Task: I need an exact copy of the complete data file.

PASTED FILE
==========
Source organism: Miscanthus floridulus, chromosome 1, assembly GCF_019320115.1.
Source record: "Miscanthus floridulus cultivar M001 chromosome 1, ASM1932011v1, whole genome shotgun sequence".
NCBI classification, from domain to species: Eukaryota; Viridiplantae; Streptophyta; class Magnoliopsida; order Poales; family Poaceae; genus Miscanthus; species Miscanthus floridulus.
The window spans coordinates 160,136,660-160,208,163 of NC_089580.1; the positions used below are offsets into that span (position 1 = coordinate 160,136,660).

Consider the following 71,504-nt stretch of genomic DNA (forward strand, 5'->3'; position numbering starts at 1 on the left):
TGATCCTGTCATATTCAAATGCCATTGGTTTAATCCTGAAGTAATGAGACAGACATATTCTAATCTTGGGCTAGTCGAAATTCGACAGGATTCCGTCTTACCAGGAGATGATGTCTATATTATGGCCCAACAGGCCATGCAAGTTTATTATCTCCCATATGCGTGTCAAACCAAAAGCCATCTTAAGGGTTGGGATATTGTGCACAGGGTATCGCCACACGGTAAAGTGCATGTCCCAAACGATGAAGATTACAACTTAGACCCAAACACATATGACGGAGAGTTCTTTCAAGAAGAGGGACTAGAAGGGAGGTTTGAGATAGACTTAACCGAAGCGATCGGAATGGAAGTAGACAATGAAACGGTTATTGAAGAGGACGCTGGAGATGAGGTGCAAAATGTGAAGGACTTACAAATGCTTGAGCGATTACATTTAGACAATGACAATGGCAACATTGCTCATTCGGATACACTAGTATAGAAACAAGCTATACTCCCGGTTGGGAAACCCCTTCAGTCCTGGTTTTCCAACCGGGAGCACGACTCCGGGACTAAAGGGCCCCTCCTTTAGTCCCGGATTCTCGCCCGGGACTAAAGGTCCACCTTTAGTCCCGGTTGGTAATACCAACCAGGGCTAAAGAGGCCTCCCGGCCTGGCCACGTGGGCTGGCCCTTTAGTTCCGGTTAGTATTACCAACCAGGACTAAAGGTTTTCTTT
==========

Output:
Source organism: Miscanthus floridulus, chromosome 1, assembly GCF_019320115.1.
Source record: "Miscanthus floridulus cultivar M001 chromosome 1, ASM1932011v1, whole genome shotgun sequence".
NCBI classification, from domain to species: Eukaryota; Viridiplantae; Streptophyta; class Magnoliopsida; order Poales; family Poaceae; genus Miscanthus; species Miscanthus floridulus.
The window spans coordinates 160,136,660-160,208,163 of NC_089580.1; the positions used below are offsets into that span (position 1 = coordinate 160,136,660).

Consider the following 71,504-nt stretch of genomic DNA (forward strand, 5'->3'; position numbering starts at 1 on the left):
TGATCCTGTCATATTCAAATGCCATTGGTTTAATCCTGAAGTAATGAGACAGACATATTCTAATCTTGGGCTAGTCGAAATTCGACAGGATTCCGTCTTACCAGGAGATGATGTCTATATTATGGCCCAACAGGCCATGCAAGTTTATTATCTCCCATATGCGTGTCAAACCAAAAGCCATCTTAAGGGTTGGGATATTGTGCACAGGGTATCGCCACACGGTAAAGTGCATGTCCCAAACGATGAAGATTACAACTTAGACCCAAACACATATGACGGAGAGTTCTTTCAAGAAGAGGGACTAGAAGGGAGGTTTGAGATAGACTTAACCGAAGCGATCGGAATGGAAGTAGACAATGAAACGGTTATTGAAGAGGACGCTGGAGATGAGGTGCAAAATGTGAAGGACTTACAAATGCTTGAGCGATTACATTTAGACAATGACAATGGCAACATTGCTCATTCGGATACACTAGTATAGAAACAAGCTATACTCCCGGTTGGGAAACCCCTTCAGTCCTGGTTTTCCAACCGGGAGCACGACTCCGGGACTAAAGGGCCCCTCCTTTAGTCCCGGATTCTCGCCCGGGACTAAAGGTCCACCTTTAGTCCCGGTTGGTAATACCAACCAGGGCTAAAGAGGCCTCCCGGCCTGGCCACGTGGGCTGGCCCTTTAGTTCCGGTTAGTATTACCAACCAGGACTAAAGGTTTTCTTT